Persistent Gender Gaps in the Japanese Labor MarketEconomy Society
Despite Legal Progress, a Long Way to Go
Since the Equal Employment Opportunity Law went into effect in 1986, related laws and systems have been developed and expanded to encourage women to enter the workplace and balance work and family life in Japan. The working environment for Japanese women has changed during this period.
According to School Basic Survey, the percentage of females who advanced to a four-year university after graduating high school was approximately 51% in 2020, up from about 13% in 1986. Similarly, in 2020 approximately 71% of women between the ages of 15 and 64 were employed, a major increase from the 53% in 1986. However, while “nonregular employees”—a category including part-time, registered, and other workers without full-time positions—made up approximately 32% of female employees in 1986, this percentage increased to approximately 56% in 2020 (Labor Force Survey). Furthermore, while about 70% of female workers returned to their jobs post birth of their first child in the late 2010s—after hovering around 40% for decades—there are large disparities between regular and nonregular employees (National Fertility Survey).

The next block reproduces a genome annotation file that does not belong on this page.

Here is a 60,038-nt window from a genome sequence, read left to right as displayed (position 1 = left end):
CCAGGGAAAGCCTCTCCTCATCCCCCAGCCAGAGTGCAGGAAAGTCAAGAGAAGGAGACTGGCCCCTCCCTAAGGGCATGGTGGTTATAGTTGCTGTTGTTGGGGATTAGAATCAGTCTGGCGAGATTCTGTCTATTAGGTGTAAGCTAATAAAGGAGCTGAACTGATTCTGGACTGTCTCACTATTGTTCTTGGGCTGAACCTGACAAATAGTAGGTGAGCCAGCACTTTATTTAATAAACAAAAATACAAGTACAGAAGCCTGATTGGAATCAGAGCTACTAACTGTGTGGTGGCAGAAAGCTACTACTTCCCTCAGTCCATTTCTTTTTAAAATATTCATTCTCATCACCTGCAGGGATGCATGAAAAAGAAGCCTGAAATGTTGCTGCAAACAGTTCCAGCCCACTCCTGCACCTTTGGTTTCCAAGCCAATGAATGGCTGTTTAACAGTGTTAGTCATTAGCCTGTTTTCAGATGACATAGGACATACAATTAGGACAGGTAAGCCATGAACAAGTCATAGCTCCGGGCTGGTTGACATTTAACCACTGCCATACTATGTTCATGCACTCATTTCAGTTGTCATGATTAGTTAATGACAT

The Gender Gap report by the World Economic Forum in 2022 ranked Japan as 116 out of 146 countries, placing it at the bottom among the advanced economies. For example, in terms of labor force participation, pay for full-time workers, and the proportion of female managers, Japan—along with Korea—has one of the largest gender gaps among the Organization for Economic Cooperation and Development members.
Decreases in the labor force in Japan, as a result of the low birth rate and increasingly aging population, have made the effective use of women’s skills a major policy issue. Thus, the Act on Promotion of Women’s Participation and Advancement in the Workplace was passed in 2015. From the perspective of “utilization of female skills,” by improving their productivity and competitiveness, this legislation is highly important. However, I present challenges related to the utilization of Japanese women’s skills by focusing on what is referred to as “tasks,” or specific work carried out to complete a job.
Underemployed in High-Paying Positions
Figure 1 shows changes in the distribution of tasks for men and women in the Japanese labor market. Task scores were obtained by matching the occupations of the Population Census with occupations listed in the Occupational Information Network of Japan. Similar to O*NET in the United States, with this information, one can compare the skill levels and different tasks required for each occupation according to approximately 500 occupational categories.